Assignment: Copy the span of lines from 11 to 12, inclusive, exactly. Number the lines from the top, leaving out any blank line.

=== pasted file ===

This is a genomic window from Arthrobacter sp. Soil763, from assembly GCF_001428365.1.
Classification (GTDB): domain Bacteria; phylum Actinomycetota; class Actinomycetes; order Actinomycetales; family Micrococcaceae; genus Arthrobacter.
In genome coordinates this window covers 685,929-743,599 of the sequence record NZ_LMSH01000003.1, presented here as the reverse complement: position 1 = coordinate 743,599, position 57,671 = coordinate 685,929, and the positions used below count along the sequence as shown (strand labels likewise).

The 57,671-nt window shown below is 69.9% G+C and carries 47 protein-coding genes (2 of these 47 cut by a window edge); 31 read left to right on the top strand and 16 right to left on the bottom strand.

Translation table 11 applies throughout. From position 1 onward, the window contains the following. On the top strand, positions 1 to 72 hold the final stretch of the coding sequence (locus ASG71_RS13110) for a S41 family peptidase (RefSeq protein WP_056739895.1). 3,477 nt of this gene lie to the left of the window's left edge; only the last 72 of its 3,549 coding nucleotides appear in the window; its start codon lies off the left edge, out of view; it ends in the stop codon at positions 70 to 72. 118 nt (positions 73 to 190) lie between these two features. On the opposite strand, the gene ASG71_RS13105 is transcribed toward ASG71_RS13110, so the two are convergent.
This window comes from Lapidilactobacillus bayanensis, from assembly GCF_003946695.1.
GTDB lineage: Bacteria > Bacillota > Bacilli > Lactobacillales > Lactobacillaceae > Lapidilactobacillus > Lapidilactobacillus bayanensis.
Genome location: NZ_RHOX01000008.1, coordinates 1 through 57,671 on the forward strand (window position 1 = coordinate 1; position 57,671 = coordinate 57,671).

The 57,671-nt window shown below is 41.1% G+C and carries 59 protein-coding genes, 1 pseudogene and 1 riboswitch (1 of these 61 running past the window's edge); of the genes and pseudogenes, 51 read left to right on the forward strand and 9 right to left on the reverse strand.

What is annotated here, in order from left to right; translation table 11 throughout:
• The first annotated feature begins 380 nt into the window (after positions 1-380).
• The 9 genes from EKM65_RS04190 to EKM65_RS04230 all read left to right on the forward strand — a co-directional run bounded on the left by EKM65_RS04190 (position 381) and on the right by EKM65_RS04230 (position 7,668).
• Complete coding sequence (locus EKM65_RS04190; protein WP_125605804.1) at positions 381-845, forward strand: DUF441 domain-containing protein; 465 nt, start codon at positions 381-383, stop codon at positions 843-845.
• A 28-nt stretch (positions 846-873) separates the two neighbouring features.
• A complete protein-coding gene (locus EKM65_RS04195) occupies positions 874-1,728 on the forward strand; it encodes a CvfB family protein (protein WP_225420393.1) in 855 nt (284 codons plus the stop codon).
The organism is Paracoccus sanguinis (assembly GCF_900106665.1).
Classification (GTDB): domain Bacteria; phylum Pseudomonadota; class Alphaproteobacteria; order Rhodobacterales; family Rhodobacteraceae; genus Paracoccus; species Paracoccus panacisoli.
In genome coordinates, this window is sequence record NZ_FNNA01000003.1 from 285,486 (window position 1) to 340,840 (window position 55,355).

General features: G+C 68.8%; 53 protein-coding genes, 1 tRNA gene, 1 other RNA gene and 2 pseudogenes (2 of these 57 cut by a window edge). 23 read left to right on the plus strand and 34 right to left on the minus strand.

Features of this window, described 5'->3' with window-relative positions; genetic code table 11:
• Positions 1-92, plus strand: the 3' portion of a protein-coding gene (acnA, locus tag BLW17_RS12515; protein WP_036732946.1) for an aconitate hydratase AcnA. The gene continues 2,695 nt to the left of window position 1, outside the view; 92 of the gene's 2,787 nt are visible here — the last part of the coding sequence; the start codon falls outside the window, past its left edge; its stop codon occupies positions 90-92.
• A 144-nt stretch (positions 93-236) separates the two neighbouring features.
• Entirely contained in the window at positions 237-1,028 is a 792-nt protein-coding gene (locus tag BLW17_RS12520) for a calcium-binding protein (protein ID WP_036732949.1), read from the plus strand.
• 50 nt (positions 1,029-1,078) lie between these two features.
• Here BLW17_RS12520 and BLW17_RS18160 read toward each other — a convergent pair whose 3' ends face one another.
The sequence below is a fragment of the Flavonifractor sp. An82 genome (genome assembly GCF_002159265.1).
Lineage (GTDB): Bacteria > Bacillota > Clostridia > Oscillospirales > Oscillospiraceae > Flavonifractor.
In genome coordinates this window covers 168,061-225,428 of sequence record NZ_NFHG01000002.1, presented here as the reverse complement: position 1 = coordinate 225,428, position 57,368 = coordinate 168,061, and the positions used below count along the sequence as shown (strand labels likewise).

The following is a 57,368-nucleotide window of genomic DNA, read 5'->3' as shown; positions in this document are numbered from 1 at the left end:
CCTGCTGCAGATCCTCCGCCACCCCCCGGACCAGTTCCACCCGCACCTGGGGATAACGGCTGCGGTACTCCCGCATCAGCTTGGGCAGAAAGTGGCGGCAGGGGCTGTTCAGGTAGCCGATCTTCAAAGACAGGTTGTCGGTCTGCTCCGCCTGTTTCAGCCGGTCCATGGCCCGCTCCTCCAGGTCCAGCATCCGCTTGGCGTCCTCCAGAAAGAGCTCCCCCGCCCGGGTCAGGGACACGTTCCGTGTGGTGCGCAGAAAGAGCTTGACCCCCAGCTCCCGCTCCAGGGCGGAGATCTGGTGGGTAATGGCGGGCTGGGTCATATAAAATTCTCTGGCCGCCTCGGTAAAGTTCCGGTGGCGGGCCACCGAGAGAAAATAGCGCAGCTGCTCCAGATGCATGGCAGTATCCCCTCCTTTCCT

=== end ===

• The first annotated feature begins 380 nt into the window (after positions 1-380).
• The 9 genes from EKM65_RS04190 to EKM65_RS04230 all read left to right on the forward strand — a co-directional run bounded on the left by EKM65_RS04190 (position 381) and on the right by EKM65_RS04230 (position 7,668).